In this context, ESI invites new perspectives on the human condition through a collaborative, experiential process using Albareda and Romero’s interactive embodied meditations (IEMs; Ferrer, 2003). Mindful physical contact, an attitude of unconditional presence, and deep listening to the diverse human faculties activated by IEMs seek to facilitate access to the intersubjective and transpersonal domains potentially emerging in experience between persons—domains that have been mostly overlooked in transpersonal and contemplative education to date (see Ferrer & Sohmer, 2017; Gunnlaugson, 2009, 2011; Heron & Lahood, 2008).

In addition, rather than being passive consumers of knowledge, students are engaged as co-researchers. To this end, students select an inquiry topic or domain, actively elucidate the inquiry domain through their own multidimensional experiences, retrospectively assess the merits and shortcomings of the inquiry process, and optionally participate or even take a leadership role in the analysis and discussion of the inquiry outcomes. This case study presents an example of the applied impact of ESI in the classroom and the rich learning outcomes generated by this approach. Since the theoretical pedagogy, epistemology, and methodology of ESI has been presented in detail elsewhere (Ferrer & Sohmer, 2017; Osterhold et al., 2007; Sohmer, 2018), here we provide a brief overview of the course, as well as the theoretical and methodological context within which inquiry outcomes are generated, while focusing on the discussion of the inquiry outcomes. By discussing these outcomes, our aim is to illustrate the experience of ESI participants and provide concrete examples of the fruits of this integral education and transpersonal research approach.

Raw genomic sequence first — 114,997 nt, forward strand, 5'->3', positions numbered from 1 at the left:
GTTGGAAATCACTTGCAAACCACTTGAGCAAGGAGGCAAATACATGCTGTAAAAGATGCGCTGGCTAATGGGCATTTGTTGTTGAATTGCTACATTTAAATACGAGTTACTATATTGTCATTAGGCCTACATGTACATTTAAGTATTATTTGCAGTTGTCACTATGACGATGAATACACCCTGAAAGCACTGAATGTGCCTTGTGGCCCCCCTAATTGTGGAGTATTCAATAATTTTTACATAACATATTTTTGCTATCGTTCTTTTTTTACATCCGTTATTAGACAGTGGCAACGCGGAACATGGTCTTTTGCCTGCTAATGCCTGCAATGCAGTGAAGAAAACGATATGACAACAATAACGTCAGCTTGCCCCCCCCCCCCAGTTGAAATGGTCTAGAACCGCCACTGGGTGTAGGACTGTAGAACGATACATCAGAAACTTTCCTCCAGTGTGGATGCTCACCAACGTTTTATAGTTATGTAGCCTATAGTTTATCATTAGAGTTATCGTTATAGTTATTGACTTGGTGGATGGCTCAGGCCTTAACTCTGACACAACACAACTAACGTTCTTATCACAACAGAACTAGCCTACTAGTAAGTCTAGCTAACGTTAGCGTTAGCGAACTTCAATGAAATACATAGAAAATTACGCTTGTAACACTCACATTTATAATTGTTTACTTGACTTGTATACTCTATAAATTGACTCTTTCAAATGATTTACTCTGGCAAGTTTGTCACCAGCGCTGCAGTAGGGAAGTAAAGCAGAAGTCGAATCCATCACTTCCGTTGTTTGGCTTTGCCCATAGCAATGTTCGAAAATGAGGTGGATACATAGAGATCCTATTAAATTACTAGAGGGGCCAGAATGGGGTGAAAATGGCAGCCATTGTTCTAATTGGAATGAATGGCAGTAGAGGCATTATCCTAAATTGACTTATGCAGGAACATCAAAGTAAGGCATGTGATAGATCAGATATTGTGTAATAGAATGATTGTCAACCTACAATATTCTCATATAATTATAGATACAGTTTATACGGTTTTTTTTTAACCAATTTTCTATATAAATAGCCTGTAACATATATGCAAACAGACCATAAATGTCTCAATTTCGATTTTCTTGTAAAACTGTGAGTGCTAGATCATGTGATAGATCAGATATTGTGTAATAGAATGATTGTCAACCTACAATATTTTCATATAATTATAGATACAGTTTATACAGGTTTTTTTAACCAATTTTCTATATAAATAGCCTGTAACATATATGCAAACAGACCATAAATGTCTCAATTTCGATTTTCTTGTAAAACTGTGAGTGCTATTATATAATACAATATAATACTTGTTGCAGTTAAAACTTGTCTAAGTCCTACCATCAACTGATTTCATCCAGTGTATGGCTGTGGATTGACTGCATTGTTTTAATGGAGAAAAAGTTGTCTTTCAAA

Methodological Overview: Course and Study Background

The ESI into the nature of human boundaries within and between co-inquirers (i.e., intrapersonal and interpersonal boundaries) was facilitated at CIIS in 2013 by core faculty Jorge Ferrer and teaching assistant Michael Anderson. In addition to the facilitator and assistant, the group was comprised of 12 graduate students (hereafter referred to as co-researchers or participants), including the first two authors of this article. The class began with a three-hour introductory session at CIIS, followed by three weekend intensives that met every other weekend at an off-campus studio. The first weekend focused on introducing the IEMs (Ferrer, 2003) and cooperative inquiry (Heron, 1996), building a sense of community amongst participants, and identifying the inquiry focus. The following two weekends then used IEMs to explore the inquiry domain. Other class activities included multidimensional meditations (e.g., sensory exploration of space, mindful movement) and games at the start of each session, as well as integration activities after the meditations, including drawing, creative writing, symbolic movement, critical discussion in dyads and small groups, and whole group sharing. Audio recordings of group sharing, drawings, and final reflection papers were collected by the authors for data analysis, which was conducted after termination of the course. While all co-researchers were invited to offer their input on the final draft of this report, the first author conducted most of the data analysis and writing.